“I can’t see a way to base our decision on solid data,” Ms. Dayton said. “I don’t have a cost number. I don’t know how many students will come forward. This is a terrible sequence of events. That did not have us properly budget. And we don’t want to carry that forward to the future.”

“Ralph (former superintendent Ralph Mayo) told us therefore your choice is take it away from Eagle Hill School or potentially add the few students from Carmel Academy and the Japanese School into the existing network,” Mr. Sherr said, making a motion to provide  transportation for all public, private and parochial school students within the Town of Greenwich for the 2019 to 2020 school year.

Mr. Bernstein said, “I’m uncomfortable with grandfathering Eagle Hill while we doctor our policy. Saying, ‘for all private school students who reside in Greenwich’ – that would extend transportation regardless of what their student ratio is.”

“Does your motion recommend deficit spending if necessary to cover all schools to exceed what is under the budget under the transportation category?” Ms Dayton asked. “Are you willing to overspend the budget to accommodate any changes in enrollment and any request from all types of private schools?”

Ms. Stowe again said there are unknowns. “We could have a (new) private school tomorrow and 100 kids being sent to back country on a bus,” she said.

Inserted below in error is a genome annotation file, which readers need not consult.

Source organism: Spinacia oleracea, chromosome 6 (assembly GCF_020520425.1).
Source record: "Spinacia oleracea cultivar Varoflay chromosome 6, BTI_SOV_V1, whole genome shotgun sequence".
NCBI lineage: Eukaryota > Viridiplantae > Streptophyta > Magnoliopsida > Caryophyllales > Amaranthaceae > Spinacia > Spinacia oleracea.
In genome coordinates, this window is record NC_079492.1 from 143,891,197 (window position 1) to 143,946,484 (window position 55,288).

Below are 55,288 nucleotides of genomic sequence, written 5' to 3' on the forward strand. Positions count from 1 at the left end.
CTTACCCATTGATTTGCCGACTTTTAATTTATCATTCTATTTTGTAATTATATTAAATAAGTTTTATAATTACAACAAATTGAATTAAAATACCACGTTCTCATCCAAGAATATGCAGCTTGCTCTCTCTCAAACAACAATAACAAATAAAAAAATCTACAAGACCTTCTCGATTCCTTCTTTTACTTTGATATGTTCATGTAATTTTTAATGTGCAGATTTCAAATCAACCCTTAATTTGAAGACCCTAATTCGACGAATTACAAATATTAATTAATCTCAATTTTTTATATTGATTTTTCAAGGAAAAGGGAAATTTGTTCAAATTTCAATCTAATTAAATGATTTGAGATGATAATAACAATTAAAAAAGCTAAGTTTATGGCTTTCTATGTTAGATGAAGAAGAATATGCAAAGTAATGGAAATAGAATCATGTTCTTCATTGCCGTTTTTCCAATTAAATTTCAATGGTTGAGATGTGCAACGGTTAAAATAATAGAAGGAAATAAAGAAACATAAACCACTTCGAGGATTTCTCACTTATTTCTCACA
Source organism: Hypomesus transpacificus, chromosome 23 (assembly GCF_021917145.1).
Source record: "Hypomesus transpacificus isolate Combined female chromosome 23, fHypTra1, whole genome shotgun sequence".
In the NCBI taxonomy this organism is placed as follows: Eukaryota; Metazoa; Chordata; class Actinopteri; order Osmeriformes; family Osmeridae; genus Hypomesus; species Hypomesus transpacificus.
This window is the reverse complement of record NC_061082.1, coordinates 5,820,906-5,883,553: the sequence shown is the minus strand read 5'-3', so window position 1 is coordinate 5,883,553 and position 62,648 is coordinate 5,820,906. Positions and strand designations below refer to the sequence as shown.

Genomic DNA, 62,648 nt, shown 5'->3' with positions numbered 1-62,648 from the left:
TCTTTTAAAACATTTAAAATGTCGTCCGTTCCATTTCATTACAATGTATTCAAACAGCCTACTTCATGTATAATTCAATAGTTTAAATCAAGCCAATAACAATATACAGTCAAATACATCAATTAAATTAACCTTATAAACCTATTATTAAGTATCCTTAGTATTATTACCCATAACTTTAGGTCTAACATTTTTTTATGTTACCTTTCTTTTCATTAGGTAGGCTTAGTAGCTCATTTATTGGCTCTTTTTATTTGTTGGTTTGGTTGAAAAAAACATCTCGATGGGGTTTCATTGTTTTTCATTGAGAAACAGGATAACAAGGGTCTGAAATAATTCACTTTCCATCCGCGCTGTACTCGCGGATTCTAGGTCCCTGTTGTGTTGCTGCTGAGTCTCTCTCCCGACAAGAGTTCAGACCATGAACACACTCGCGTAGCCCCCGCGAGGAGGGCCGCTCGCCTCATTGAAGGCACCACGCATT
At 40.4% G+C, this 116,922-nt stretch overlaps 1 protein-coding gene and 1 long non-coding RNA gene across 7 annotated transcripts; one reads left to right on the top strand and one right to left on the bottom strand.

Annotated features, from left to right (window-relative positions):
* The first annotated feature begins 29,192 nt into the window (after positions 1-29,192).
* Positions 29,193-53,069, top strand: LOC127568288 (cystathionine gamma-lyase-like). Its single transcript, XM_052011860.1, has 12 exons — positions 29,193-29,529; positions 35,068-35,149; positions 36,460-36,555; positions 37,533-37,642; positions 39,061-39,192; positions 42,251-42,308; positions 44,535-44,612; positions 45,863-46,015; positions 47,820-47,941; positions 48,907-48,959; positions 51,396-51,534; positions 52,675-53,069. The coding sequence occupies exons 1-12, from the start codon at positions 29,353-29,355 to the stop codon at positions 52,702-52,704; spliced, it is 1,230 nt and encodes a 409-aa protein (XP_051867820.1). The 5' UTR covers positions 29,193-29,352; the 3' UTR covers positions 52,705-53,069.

“If we made any exceptions we’d be changing our policy,” Ms O’Neill said. “It’s not a simple decision. I don’t like pitting one school against another. It’s not economics, it’s about policy.”

“It’s an important policy. It’s too important to change for a situation,” she continued. “It requires more study. Our policy says ‘to the extent required by law.'”

“I mention a suspension or grace period because I don’t think it’s fair to parents,” Ms Olsson said, adding that Eagle Hill parents just learned in June their children would be losing their bus service in September.

The bus network is designed to accommodate 5,500 students.

“Our policy is not clear,” Mr. Sherr said. “There is doughnut hole in our policy. State law doesn’t say what you have to do (when the enrollment is) below 50%.”

The board voted to extend last year’s busing for the upcoming school year, saying Greenwich Schools will supply for 2019-20 school year busing for those non profit K to 12 schools that supplied the ED-159 form to the Greenwich Schools in the 2018-19 school year.

The Eagle Hill School families, many holding home made protest signs, applauded the decision.

The PGC will continue to study the issue for the future.

BOE members Kathleen Stowe, Dr. Gaetane Frances, and Barbara O’Neill, Superintendent Dr. Toni Jones and BOE Chair Peter Bernstein. July 8, 2019 Photo: Leslie Yager

Peter Sherr, Kathleen Stowe, Gaetane Francis and Barbara O’Neill. July 8, 2019 Photo: Leslie Yager

Families took the opportunity to voice their objection to loss of transportation to Eagle Hill School during the public hearing portion of the June, 2019 BOE meeting at Cos Cob School. June 13, 2019. Photo: Leslie Yager